Car crash tests
DatelineMSNBC: Crash Tests
First up is the Subaru Impreza on its maiden voyage down this runway.
‘¯?This is what we want to see ‘¯? the safety cage remaining intact, all of the crash damage confined to the front end of the vehicle,‘¯? says Brian O‘¯?Neill, president of the Insurance Institute, after viewing the crash test video.
O‘¯?Neill and his staff send the Subaru Impreza to the head of its class. Not only do they give it a ‘¯?good‘¯? rating, they make it a ‘¯?best pick.‘¯?
I’m a little skeptical of their methodology but I’m happy to hear it’s a very safe car.
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Fortune: Samsung’s Golden Touch
This is Japan’s worst nightmare. Fujitsu, Hitachi, Matsushita, NEC, and Toshiba are all losing money. Sony has been limping along, barely profitable. Meanwhile, Samsung Electronics, which started out in 1970 making cheap 12-inch, black-and-white televisions under the Sanyo label, is entering the top tier of the world’s technology companies. It’s no longer a copycat, making stuff designed by others. And it’s no longer emulating the Japanese corporate model by promoting and rewarding employees on the basis of seniority alone, or by propping up losers.
Instead, Samsung Electronics has become a truly innovative company, creating cutting-edge technology across a spectrum of product lines, including combined cellphone and handheld devices, flat-screen TVs, and ultrathin laptops. Last year it ranked fifth in the world in patents, behind IBM, NEC, Canon, and Micron Technology–but ahead of Matsushita, Sony, Hitachi, Mitsubishi Electric, and Fujitsu. The company “can’t be classified as a replicator of other people’s technology” anymore, says Jonathan Dutton, head of equity research for UBS Warburg in Seoul.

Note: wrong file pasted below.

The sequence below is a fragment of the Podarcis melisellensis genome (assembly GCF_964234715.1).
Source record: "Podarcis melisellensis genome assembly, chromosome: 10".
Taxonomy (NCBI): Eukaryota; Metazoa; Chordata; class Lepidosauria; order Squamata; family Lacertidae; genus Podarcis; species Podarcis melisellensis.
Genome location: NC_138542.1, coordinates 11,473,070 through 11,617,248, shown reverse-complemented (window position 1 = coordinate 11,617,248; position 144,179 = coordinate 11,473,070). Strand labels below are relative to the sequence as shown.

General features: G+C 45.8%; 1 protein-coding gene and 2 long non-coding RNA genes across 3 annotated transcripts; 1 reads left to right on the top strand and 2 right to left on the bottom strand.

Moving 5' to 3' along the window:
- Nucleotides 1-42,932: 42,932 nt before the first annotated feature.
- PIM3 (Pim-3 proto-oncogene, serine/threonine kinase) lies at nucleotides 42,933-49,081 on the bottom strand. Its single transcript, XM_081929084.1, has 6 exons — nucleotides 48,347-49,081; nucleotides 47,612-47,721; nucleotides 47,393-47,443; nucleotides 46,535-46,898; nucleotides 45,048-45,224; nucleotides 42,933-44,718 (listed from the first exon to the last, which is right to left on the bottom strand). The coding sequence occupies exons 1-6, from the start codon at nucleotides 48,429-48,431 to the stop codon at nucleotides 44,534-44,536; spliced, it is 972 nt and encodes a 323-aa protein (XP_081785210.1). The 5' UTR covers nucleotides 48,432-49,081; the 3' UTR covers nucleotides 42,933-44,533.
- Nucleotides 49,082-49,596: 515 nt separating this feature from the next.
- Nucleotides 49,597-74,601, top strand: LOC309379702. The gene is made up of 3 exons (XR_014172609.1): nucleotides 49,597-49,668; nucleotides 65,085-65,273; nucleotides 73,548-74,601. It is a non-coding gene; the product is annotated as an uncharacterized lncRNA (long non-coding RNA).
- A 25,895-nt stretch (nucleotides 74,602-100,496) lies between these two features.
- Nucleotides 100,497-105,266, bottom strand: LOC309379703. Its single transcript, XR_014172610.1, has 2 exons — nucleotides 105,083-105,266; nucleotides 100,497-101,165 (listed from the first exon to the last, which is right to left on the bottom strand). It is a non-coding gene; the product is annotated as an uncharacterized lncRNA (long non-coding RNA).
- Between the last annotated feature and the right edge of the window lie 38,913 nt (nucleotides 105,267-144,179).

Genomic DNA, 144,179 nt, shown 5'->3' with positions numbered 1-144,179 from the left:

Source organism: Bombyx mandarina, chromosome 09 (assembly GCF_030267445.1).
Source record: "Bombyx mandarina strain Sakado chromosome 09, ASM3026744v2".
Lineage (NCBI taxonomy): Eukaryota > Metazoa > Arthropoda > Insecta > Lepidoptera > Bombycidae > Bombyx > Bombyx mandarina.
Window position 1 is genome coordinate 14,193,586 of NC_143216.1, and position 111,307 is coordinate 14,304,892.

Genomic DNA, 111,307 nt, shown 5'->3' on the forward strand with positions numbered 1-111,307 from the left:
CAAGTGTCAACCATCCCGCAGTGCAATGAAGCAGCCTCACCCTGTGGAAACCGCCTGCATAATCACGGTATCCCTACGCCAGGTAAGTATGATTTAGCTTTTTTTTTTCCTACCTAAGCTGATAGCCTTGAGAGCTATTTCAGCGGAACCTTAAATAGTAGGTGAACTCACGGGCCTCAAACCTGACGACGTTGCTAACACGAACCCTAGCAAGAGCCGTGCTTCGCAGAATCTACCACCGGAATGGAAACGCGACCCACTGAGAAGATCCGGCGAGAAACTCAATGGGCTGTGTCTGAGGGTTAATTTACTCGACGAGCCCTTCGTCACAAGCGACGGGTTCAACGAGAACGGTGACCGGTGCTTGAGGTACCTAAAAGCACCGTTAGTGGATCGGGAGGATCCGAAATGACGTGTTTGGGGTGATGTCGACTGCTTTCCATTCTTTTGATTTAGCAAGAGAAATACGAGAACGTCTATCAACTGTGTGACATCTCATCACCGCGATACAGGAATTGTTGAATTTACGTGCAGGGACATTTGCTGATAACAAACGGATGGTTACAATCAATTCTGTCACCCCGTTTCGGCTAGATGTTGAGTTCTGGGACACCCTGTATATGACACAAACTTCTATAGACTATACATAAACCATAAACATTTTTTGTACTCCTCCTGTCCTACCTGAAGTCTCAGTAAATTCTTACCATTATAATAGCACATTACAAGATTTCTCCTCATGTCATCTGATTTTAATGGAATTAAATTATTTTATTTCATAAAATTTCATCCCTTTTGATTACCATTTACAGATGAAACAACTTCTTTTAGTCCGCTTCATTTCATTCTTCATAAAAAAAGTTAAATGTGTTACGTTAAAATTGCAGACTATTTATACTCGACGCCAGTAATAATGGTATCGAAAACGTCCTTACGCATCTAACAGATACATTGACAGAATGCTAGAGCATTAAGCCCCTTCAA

Samsung Electronics made $2.2 billion in 2001, on sales of $24.7 billion–not its best year by a long shot, but not bad considering the times. It has built strong positions in memory chips (the world leader), thin-film displays (first, again), and wireless communications (fourth in handset production). At home it is the strongest of the four major chaebol. Hyundai (No. 2) is being split up among the sons and relatives of founder Chung Ju-Yung. LG (No. 3), the former Lucky Goldstar, has fumbled major investments and is losing money. Daewoo, the smallest, has suffered a spectacular meltdown, and founder Kim Woo Choong is in hiding abroad. With more than $100 billion in revenues, the Samsung Group is by far the largest corporate presence in South Korea, the equivalent of what a combined IBM-Intel-Citigroup-Caterpillar-Aetna would be in the U.S. And of the 25 companies that make up the chaebol, by far the most important is Samsung Electronics, which accounts for a quarter of the group’s total revenues and three-quarters of its total net income.